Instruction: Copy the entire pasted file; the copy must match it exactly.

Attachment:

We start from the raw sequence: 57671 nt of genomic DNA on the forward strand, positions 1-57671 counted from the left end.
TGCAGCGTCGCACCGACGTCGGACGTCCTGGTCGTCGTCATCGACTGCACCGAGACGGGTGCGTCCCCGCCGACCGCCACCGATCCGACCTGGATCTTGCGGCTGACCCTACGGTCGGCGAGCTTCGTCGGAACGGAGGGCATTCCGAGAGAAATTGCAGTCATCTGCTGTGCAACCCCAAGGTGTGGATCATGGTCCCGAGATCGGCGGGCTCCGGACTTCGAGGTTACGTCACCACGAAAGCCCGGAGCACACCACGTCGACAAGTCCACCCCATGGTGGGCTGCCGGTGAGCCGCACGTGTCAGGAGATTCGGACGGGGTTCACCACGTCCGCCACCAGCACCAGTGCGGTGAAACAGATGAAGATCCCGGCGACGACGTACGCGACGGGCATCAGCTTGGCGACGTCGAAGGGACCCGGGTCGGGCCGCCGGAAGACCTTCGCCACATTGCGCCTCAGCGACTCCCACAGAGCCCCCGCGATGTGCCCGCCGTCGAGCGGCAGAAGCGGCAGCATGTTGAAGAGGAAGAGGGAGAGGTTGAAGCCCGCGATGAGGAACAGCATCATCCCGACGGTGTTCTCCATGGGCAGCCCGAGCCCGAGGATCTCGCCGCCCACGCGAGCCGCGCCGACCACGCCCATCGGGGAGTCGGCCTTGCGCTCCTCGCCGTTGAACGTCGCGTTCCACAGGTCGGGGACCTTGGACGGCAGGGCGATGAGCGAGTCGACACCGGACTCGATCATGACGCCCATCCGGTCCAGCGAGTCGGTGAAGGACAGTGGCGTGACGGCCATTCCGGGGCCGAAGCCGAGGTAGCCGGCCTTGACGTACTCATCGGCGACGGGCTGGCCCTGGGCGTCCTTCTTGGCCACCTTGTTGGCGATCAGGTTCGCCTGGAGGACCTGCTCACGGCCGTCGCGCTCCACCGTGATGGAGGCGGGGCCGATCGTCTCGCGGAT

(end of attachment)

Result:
We start from the raw sequence: 57671 nt of genomic DNA on the forward strand, positions 1-57671 counted from the left end.
TGCAGCGTCGCACCGACGTCGGACGTCCTGGTCGTCGTCATCGACTGCACCGAGACGGGTGCGTCCCCGCCGACCGCCACCGATCCGACCTGGATCTTGCGGCTGACCCTACGGTCGGCGAGCTTCGTCGGAACGGAGGGCATTCCGAGAGAAATTGCAGTCATCTGCTGTGCAACCCCAAGGTGTGGATCATGGTCCCGAGATCGGCGGGCTCCGGACTTCGAGGTTACGTCACCACGAAAGCCCGGAGCACACCACGTCGACAAGTCCACCCCATGGTGGGCTGCCGGTGAGCCGCACGTGTCAGGAGATTCGGACGGGGTTCACCACGTCCGCCACCAGCACCAGTGCGGTGAAACAGATGAAGATCCCGGCGACGACGTACGCGACGGGCATCAGCTTGGCGACGTCGAAGGGACCCGGGTCGGGCCGCCGGAAGACCTTCGCCACATTGCGCCTCAGCGACTCCCACAGAGCCCCCGCGATGTGCCCGCCGTCGAGCGGCAGAAGCGGCAGCATGTTGAAGAGGAAGAGGGAGAGGTTGAAGCCCGCGATGAGGAACAGCATCATCCCGACGGTGTTCTCCATGGGCAGCCCGAGCCCGAGGATCTCGCCGCCCACGCGAGCCGCGCCGACCACGCCCATCGGGGAGTCGGCCTTGCGCTCCTCGCCGTTGAACGTCGCGTTCCACAGGTCGGGGACCTTGGACGGCAGGGCGATGAGCGAGTCGACACCGGACTCGATCATGACGCCCATCCGGTCCAGCGAGTCGGTGAAGGACAGTGGCGTGACGGCCATTCCGGGGCCGAAGCCGAGGTAGCCGGCCTTGACGTACTCATCGGCGACGGGCTGGCCCTGGGCGTCCTTCTTGGCCACCTTGTTGGCGATCAGGTTCGCCTGGAGGACCTGCTCACGGCCGTCGCGCTCCACCGTGATGGAGGCGGGGCCGATCGTCTCGCGGAT